I’m greeted at the halfway point at Winfield, 50miles and just under 13 hours, by my first pacer Aaron, a total stranger to me until today. I love this about the running community, you only have to seek out support and you find it. I now have 2 new life long friends who both sacrificed their weekend to join me through the night to help me get to the finish. Aaron is keen to get me moving quickly and we don’t hang about the aid station and within minutes we are back on the trail and commencing the steep ascent back up Hope Pass.

Seriously in the pain cave heading back up Hope Pass for the 2nd time! (Photo credit : Aaron)

We are literally heading home now but the thought doesn’t motivate my legs into action, we crawl up Hope Pass as the wind picks up and the sun starts to make its descent. Jackets, buffs and gloves thrown on we get over the pass and back at Hopeless aid station Aaron has to pull me away from the warm camp fire to get going. We need to make up time as I’ve now eaten well into my good head start of the cut offs and the concerns of chasing cut off times starts to kick in. The 30 hour cut off set for the race is very tight and it certainly means there is no time to rest at the check points as you can all so easily lose valuable time and miss out on finishing like 48% of starters this year did.

Up and Up!

It’s dark before we reach Twin Lakes again so head torches are back on and we tackle the freezing river crossing in the dark which certainly wakes me up! And then we make it to Twin Lakes now 62.5 Miles in and making cut off by only half an hour. Dion, my husband, who has been crewing since the start is there and he offers forceful encouragement and I can see concern is all over his face; he knows how badly I want this belt buckle and he fears this is slipping out of my reach. At no point have I felt like quitting, I have come into this race with the right intentions and the positive mindset with the mantra from the race briefing still ringing in my ears “I commit, I won’t quit”.

We head off again into the dark and it’s straight back into a climb up Mt Elbert, again my legs are like lead and I start to feel really queasy and continuously struggling for air, with bouts of dizziness which has Aaron worrying as I keep stumbling. As we finally reach the top the heavens open for a downpour saturating us before we make the next checkpoint. It’s here I put on every layer I have, 2 base layers, 2 waterproof jackets, buff and gloves to try and get warm again. Aaron forces me to eat more than I have at any other checkpoint and we get down to Half Pipe at 71.1 Miles where we’ve now managed to make up 10 mins and we are 40 mins ahead of cut off, the time hangs over my head somewhat as 40 minutes isn’t really that much in the scheme of things and I know I need to keep digging deep if I am going to be awarded that finishers buckle.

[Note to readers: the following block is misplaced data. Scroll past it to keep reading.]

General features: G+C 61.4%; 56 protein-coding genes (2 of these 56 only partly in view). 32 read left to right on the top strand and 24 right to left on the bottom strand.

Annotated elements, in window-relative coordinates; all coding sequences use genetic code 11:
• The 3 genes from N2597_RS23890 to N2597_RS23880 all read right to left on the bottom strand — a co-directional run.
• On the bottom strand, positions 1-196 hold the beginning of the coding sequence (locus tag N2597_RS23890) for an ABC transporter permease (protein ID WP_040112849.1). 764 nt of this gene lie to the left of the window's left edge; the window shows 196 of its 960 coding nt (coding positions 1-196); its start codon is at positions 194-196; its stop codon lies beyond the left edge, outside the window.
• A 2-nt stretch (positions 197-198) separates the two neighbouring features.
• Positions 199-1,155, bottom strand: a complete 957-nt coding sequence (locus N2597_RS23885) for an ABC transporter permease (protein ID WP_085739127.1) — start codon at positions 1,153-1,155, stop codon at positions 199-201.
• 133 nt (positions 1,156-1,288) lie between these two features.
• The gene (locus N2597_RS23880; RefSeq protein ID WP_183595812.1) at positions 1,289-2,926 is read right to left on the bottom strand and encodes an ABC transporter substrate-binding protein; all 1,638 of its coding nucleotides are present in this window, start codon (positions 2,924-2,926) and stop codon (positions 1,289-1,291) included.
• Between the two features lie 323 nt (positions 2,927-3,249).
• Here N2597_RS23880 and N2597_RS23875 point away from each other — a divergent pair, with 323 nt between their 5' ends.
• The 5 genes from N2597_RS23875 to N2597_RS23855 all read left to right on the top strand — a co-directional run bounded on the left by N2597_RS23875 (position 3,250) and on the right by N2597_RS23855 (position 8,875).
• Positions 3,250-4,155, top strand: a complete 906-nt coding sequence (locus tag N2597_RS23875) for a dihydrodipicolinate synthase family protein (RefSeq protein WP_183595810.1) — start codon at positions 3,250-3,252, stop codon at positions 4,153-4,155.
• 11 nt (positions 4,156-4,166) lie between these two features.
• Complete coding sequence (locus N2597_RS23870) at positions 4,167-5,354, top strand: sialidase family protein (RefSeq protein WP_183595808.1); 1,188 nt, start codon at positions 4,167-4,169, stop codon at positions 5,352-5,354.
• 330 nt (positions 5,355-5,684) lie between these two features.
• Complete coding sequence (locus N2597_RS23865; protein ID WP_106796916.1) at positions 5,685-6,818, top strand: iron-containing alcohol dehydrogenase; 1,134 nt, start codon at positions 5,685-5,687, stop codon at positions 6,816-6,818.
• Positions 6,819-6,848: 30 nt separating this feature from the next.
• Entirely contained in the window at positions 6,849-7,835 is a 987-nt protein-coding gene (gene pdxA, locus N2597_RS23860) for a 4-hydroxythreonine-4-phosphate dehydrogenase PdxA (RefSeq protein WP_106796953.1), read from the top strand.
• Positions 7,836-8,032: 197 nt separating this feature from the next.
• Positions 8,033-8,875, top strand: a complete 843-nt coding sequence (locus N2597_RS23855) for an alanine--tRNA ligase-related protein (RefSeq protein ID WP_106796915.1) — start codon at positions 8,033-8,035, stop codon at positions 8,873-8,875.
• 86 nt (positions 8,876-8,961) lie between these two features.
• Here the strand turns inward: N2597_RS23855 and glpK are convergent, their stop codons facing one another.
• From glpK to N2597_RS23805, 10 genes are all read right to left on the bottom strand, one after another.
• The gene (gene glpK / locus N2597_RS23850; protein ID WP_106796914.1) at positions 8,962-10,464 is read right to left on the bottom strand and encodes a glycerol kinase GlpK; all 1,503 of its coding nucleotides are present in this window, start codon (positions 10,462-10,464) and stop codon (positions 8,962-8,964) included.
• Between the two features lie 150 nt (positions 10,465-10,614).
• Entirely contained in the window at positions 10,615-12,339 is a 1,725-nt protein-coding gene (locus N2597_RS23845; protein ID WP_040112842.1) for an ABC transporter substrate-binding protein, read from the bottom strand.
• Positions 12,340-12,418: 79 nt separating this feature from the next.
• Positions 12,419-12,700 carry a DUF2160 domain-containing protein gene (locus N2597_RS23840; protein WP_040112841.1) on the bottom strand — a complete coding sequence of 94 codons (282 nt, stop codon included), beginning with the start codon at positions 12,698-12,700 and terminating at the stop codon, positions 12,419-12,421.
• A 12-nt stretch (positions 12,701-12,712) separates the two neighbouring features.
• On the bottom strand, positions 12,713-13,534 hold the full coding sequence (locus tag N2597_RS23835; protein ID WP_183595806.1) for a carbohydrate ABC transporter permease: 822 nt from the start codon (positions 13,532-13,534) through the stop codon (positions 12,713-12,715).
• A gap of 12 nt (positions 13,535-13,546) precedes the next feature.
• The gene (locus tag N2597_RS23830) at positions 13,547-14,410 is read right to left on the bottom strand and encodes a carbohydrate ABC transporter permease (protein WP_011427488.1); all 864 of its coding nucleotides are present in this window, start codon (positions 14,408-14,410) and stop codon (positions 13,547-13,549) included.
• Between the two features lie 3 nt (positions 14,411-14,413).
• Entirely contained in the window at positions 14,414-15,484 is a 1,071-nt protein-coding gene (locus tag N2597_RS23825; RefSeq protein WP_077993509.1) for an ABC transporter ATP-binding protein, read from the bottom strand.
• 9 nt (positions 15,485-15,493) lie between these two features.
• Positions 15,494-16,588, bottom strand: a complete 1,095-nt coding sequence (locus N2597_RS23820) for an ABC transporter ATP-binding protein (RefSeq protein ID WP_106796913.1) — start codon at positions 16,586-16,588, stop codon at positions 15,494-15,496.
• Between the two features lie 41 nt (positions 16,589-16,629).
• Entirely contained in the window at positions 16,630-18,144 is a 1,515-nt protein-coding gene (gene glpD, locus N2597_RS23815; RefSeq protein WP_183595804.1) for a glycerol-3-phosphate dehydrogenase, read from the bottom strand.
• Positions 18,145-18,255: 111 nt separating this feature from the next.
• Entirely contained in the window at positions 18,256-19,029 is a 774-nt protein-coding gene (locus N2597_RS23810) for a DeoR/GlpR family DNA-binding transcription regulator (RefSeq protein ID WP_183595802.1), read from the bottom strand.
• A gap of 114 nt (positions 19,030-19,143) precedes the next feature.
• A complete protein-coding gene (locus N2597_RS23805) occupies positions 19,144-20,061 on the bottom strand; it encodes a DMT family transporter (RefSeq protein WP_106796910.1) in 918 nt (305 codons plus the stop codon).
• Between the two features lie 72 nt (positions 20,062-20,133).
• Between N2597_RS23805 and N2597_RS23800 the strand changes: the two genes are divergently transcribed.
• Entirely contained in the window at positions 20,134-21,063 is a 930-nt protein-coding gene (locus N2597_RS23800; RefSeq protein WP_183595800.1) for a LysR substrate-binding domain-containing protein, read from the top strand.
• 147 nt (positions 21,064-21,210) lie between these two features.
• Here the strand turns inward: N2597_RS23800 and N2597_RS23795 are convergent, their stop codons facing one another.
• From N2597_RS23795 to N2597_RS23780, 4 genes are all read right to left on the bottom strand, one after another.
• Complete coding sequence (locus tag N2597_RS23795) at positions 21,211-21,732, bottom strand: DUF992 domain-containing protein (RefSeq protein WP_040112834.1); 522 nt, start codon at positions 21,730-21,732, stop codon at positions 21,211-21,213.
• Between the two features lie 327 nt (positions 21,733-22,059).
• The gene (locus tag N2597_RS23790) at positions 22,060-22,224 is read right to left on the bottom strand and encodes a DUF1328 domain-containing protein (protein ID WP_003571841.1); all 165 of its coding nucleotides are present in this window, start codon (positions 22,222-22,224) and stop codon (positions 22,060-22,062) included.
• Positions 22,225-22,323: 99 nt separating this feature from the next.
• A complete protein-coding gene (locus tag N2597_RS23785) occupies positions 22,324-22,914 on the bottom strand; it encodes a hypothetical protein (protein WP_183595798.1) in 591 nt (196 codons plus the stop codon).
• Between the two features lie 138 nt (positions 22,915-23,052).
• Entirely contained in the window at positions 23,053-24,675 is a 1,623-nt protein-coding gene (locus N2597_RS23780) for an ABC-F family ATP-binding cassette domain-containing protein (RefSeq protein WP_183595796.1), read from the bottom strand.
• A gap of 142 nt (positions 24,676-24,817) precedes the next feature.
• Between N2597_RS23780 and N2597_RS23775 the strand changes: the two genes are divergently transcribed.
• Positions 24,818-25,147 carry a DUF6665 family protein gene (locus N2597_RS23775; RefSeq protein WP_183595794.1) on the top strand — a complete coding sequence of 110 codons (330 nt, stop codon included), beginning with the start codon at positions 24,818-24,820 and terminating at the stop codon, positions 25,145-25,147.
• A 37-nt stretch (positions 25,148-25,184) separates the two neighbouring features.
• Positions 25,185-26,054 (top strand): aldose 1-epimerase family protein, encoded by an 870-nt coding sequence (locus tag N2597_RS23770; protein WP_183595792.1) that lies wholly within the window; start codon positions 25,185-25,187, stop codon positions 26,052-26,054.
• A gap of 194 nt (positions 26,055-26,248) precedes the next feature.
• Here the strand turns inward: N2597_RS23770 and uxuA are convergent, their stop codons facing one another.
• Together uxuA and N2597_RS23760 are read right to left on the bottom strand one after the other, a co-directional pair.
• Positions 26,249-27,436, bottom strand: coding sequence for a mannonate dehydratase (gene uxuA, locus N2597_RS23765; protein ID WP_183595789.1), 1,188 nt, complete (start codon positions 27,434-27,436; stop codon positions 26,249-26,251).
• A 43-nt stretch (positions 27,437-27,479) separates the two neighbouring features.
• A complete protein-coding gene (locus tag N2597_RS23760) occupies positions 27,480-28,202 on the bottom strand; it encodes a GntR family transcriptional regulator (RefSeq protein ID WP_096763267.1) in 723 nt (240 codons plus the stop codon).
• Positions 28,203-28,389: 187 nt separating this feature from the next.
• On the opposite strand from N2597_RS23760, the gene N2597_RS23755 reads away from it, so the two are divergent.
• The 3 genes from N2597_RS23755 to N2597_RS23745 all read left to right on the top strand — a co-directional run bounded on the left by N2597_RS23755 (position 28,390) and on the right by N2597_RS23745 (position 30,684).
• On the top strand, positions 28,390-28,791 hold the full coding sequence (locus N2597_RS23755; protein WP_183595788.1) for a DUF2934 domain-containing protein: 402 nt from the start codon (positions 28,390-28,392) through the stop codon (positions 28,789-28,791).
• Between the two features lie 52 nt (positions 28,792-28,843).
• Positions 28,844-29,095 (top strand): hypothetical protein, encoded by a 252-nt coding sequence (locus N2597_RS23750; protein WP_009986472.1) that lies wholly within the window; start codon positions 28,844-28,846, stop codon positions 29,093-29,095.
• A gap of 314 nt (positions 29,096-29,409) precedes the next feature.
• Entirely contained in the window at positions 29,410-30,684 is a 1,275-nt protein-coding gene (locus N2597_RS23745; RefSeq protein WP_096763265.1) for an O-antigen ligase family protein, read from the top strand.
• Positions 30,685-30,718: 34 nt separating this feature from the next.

We change pacers at Outward bound station 76.9 miles and James joins me to get back up Power Line, that really fun downhill now has to be climbed! It’s the first time I’ve spoken to James in person and within 10 minutes I’m double over and vomiting no doubt making a great first impression. Somehow the vomit makes me feel better and we ascend the hill so much stronger than the last 4 climbs. James is loving it and pushes me to get a jog on again when we reach the top for the descent back into May Queen at 87.8 miles, passing about 50 runners, where Dion and Aaron are surprised to see us down already.

Daylight breaks again

The sun is just starting to rise as Aaron joins me for the final leg to the finish, just 12.6 miles to go and we’ve got just over 3 hours to make it but on tired legs this doesn’t mean it’s in the bag but I can feel it, I can feel I’m going to get that belt buckle and I surprise Aaron with my refound energy and we start playing a game of Pac-Man, every person we see we aim to catch them and we end up passing 50 runners to the finish line.

Enjoying my game of Pac Man!

That finish line! Before you enter the town of Leadville you can hear the cheers and applause which spurs you on and as you turn onto 6th street you still can’t quite see the finish line but the streets are lined with local support. Everyone has come out to cheer us all on and the noise is deafening, tears start flowing as I get choked up by the emotion of it all knowing that I am minutes away from finishing my first 100. As we get closer we can see the finish line, the uphill finish line I might add, and we start to plan how to position me for the finishers photo, under strict instructions from Dion to make sure I leave a gap between runners so he can get a good photo. We decide to pass a couple more, then a couple after that until finally my feet hit the red carpet and I’m running under the banner and into the waiting arms of Merilee. Tears are flowing and I look up to catch Dion also crying, embraces and photos and more hugs from James and Aaron, and of course Ken. I’m on cloud nine, I’ve done it, I’ve raced across the sky where legends are created and limits are tested. I gave the mountains my respect, and earned respect from all. Ken tells me ‘Finishing this race will change your life. It truly has and it will change your life too if you let it.